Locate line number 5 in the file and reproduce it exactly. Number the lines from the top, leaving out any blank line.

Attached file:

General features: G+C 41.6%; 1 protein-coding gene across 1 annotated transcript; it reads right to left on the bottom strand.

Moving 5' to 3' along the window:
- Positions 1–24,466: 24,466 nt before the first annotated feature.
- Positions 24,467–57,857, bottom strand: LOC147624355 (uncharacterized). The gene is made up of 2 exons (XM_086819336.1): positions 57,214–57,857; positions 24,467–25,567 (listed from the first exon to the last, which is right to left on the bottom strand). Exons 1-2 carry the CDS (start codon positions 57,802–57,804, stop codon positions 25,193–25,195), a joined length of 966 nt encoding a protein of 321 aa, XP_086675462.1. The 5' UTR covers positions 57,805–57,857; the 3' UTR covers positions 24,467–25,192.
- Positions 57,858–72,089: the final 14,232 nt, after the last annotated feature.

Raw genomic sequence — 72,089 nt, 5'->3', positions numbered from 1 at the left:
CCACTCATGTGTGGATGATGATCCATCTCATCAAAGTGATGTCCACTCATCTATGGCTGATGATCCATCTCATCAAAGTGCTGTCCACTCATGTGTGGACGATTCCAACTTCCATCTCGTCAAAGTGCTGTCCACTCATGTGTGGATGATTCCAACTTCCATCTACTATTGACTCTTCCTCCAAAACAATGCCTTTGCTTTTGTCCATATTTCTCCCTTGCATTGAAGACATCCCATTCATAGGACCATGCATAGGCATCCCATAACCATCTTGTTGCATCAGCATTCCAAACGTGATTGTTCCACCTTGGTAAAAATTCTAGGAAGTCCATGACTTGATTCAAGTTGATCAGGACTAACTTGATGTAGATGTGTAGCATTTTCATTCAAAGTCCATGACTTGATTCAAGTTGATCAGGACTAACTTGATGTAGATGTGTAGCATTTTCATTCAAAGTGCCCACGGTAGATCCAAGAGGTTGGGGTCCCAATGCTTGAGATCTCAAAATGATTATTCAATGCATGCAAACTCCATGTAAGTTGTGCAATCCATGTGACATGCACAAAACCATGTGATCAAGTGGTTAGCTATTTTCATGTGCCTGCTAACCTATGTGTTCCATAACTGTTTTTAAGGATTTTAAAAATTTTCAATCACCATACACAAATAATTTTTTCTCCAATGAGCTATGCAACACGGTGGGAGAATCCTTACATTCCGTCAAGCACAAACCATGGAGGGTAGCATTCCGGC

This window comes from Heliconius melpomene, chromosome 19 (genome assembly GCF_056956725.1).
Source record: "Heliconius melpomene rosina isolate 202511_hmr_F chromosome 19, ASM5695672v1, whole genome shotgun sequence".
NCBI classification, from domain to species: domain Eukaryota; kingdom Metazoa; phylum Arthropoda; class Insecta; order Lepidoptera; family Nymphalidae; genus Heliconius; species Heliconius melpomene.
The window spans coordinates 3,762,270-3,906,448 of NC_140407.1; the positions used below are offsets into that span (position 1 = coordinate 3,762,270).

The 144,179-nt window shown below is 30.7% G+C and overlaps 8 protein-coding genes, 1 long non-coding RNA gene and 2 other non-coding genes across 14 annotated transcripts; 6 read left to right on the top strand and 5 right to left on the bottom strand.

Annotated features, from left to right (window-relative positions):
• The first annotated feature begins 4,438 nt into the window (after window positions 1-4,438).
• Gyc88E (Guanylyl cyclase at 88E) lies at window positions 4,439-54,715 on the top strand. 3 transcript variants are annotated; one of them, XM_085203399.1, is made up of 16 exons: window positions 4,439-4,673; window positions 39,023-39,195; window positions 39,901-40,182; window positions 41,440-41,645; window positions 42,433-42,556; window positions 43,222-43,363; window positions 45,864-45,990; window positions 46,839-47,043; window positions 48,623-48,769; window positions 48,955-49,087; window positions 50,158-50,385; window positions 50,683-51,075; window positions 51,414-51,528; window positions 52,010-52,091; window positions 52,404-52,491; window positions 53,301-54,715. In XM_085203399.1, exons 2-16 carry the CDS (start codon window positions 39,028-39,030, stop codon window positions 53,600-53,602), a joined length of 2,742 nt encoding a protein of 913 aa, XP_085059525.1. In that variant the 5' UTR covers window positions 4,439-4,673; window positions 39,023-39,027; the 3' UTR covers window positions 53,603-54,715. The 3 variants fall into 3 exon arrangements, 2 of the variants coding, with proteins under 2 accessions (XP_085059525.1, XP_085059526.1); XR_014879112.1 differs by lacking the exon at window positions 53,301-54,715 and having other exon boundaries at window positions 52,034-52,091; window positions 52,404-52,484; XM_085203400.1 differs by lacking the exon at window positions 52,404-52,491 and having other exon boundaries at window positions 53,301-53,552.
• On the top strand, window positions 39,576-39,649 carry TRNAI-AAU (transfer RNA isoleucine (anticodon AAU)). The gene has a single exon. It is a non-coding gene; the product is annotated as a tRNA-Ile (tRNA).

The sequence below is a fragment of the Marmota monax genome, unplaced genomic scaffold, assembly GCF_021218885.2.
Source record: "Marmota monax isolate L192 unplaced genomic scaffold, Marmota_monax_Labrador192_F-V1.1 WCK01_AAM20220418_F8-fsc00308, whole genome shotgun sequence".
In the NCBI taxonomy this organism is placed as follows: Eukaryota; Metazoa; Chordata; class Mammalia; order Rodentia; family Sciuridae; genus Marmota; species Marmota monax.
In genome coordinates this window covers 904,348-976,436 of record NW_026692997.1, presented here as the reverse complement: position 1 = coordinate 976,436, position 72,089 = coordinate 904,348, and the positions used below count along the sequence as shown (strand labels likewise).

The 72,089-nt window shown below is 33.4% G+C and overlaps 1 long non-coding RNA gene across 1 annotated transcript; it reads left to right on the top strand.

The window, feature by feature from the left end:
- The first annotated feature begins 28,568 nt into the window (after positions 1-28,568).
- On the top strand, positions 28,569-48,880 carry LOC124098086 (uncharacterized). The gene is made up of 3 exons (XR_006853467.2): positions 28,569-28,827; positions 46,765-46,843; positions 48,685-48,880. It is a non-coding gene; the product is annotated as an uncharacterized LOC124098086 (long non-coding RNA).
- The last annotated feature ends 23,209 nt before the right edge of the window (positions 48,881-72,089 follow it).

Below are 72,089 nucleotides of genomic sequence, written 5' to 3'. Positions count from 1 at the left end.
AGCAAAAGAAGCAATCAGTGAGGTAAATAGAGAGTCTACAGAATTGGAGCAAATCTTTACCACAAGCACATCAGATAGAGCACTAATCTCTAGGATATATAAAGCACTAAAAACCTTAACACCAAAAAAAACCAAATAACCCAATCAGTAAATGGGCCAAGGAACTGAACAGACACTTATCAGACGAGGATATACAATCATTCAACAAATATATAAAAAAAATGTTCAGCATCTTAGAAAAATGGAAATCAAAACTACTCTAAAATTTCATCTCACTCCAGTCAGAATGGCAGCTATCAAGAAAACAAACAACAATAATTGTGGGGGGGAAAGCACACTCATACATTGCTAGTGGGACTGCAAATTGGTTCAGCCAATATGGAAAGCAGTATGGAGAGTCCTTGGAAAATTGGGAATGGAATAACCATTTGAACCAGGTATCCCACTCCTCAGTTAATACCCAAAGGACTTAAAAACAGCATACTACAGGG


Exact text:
- Positions 57,858–72,089: the final 14,232 nt, after the last annotated feature.